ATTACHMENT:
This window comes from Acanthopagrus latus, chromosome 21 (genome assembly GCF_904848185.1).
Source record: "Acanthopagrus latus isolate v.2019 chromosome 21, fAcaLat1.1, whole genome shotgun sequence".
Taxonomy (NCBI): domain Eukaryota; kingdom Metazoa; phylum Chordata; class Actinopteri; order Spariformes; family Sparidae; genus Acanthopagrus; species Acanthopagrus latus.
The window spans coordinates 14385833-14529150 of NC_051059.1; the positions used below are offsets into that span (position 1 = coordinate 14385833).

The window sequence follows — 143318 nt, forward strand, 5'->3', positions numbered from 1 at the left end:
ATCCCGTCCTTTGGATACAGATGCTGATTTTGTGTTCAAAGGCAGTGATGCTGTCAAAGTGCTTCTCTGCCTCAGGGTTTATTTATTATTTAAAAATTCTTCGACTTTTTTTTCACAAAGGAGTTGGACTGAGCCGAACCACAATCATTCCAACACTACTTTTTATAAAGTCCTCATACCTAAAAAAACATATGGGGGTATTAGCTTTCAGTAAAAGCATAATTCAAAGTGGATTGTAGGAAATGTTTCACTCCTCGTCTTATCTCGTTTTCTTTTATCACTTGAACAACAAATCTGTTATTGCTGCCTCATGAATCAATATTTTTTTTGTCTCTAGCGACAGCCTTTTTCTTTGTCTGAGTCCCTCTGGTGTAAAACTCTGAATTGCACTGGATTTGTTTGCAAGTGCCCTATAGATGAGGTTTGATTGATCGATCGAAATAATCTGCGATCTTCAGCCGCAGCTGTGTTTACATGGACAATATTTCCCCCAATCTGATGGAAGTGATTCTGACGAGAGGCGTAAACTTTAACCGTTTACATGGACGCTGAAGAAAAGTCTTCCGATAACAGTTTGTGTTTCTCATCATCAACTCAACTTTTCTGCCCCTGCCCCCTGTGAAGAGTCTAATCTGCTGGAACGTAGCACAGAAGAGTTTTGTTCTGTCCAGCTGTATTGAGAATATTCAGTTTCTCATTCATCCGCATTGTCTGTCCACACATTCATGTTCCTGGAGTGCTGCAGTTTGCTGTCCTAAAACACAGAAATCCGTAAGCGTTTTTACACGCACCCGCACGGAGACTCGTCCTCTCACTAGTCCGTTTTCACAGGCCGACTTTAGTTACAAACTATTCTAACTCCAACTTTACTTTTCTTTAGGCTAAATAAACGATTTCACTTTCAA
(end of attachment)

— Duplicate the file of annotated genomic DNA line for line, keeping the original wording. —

This window comes from Acanthopagrus latus, chromosome 21 (genome assembly GCF_904848185.1).
Source record: "Acanthopagrus latus isolate v.2019 chromosome 21, fAcaLat1.1, whole genome shotgun sequence".
Taxonomy (NCBI): domain Eukaryota; kingdom Metazoa; phylum Chordata; class Actinopteri; order Spariformes; family Sparidae; genus Acanthopagrus; species Acanthopagrus latus.
The window spans coordinates 14385833-14529150 of NC_051059.1; the positions used below are offsets into that span (position 1 = coordinate 14385833).

The window sequence follows — 143318 nt, forward strand, 5'->3', positions numbered from 1 at the left end:
ATCCCGTCCTTTGGATACAGATGCTGATTTTGTGTTCAAAGGCAGTGATGCTGTCAAAGTGCTTCTCTGCCTCAGGGTTTATTTATTATTTAAAAATTCTTCGACTTTTTTTTCACAAAGGAGTTGGACTGAGCCGAACCACAATCATTCCAACACTACTTTTTATAAAGTCCTCATACCTAAAAAAACATATGGGGGTATTAGCTTTCAGTAAAAGCATAATTCAAAGTGGATTGTAGGAAATGTTTCACTCCTCGTCTTATCTCGTTTTCTTTTATCACTTGAACAACAAATCTGTTATTGCTGCCTCATGAATCAATATTTTTTTTGTCTCTAGCGACAGCCTTTTTCTTTGTCTGAGTCCCTCTGGTGTAAAACTCTGAATTGCACTGGATTTGTTTGCAAGTGCCCTATAGATGAGGTTTGATTGATCGATCGAAATAATCTGCGATCTTCAGCCGCAGCTGTGTTTACATGGACAATATTTCCCCCAATCTGATGGAAGTGATTCTGACGAGAGGCGTAAACTTTAACCGTTTACATGGACGCTGAAGAAAAGTCTTCCGATAACAGTTTGTGTTTCTCATCATCAACTCAACTTTTCTGCCCCTGCCCCCTGTGAAGAGTCTAATCTGCTGGAACGTAGCACAGAAGAGTTTTGTTCTGTCCAGCTGTATTGAGAATATTCAGTTTCTCATTCATCCGCATTGTCTGTCCACACATTCATGTTCCTGGAGTGCTGCAGTTTGCTGTCCTAAAACACAGAAATCCGTAAGCGTTTTTACACGCACCCGCACGGAGACTCGTCCTCTCACTAGTCCGTTTTCACAGGCCGACTTTAGTTACAAACTATTCTAACTCCAACTTTACTTTTCTTTAGGCTAAATAAACGATTTCACTTTCAA